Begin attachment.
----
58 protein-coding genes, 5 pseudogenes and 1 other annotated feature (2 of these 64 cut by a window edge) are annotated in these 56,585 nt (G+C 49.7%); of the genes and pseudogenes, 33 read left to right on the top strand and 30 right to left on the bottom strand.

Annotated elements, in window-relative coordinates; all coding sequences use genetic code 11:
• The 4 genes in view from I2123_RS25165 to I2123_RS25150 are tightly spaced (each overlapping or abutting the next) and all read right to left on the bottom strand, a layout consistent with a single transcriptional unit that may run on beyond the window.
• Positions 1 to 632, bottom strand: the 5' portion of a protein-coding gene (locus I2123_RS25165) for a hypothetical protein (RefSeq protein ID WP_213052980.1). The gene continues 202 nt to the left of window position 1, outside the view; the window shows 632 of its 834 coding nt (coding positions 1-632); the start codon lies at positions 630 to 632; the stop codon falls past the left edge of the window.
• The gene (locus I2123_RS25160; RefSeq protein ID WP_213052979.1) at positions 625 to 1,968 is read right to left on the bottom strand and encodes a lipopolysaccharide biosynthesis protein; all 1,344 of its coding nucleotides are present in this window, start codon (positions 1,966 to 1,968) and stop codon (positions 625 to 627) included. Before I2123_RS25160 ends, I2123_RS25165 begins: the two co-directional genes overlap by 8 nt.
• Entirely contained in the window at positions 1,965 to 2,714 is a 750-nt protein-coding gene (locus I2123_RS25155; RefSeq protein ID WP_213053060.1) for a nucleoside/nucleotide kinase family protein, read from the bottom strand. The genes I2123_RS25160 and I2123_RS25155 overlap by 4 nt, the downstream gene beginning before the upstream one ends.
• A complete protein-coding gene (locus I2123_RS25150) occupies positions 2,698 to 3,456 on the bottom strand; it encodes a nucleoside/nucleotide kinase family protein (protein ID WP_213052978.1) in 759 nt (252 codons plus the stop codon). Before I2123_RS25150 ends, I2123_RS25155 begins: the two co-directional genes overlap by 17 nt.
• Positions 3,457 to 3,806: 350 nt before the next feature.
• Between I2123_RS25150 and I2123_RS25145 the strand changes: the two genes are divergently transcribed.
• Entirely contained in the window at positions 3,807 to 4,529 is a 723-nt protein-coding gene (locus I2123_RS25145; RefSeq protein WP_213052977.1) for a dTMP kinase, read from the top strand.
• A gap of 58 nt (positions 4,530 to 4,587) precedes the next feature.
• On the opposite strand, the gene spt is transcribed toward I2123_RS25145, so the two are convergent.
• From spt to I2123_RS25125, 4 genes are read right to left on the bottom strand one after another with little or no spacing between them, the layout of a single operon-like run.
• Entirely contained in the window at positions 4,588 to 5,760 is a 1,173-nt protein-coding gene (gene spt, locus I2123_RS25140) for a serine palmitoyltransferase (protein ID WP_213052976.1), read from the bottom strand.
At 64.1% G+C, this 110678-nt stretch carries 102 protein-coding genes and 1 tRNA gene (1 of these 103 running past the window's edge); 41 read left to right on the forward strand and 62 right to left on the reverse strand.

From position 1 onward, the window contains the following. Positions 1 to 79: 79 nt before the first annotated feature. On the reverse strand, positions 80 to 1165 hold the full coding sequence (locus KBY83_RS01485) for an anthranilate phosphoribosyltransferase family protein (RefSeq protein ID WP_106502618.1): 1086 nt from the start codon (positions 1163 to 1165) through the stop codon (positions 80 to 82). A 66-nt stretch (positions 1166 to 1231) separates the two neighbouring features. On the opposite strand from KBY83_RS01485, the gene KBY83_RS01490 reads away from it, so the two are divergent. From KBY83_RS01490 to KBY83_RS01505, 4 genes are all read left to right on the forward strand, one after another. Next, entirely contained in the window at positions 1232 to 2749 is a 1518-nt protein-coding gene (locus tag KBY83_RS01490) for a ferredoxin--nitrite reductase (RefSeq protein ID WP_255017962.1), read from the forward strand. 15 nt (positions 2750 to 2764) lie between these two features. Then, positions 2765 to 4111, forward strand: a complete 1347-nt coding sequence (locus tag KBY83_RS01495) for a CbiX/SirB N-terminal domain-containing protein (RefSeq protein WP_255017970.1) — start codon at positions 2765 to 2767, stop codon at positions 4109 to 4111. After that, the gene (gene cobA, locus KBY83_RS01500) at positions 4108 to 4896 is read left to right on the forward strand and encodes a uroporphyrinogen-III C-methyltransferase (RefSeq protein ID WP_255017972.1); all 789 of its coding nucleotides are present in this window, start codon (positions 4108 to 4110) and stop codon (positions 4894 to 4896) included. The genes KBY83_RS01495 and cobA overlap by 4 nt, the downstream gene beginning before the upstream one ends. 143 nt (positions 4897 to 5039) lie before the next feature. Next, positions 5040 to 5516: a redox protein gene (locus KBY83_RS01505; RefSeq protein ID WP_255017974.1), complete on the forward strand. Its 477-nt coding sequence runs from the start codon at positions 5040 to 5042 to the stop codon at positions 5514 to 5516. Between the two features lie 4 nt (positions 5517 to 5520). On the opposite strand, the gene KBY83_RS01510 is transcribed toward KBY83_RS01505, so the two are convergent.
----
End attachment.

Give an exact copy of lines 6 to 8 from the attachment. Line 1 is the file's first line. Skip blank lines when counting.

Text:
• Entirely contained in the window at positions 1,965 to 2,714 is a 750-nt protein-coding gene (locus I2123_RS25155; RefSeq protein ID WP_213053060.1) for a nucleoside/nucleotide kinase family protein, read from the bottom strand. The genes I2123_RS25160 and I2123_RS25155 overlap by 4 nt, the downstream gene beginning before the upstream one ends.
• A complete protein-coding gene (locus I2123_RS25150) occupies positions 2,698 to 3,456 on the bottom strand; it encodes a nucleoside/nucleotide kinase family protein (protein ID WP_213052978.1) in 759 nt (252 codons plus the stop codon). Before I2123_RS25150 ends, I2123_RS25155 begins: the two co-directional genes overlap by 17 nt.
• Positions 3,457 to 3,806: 350 nt before the next feature.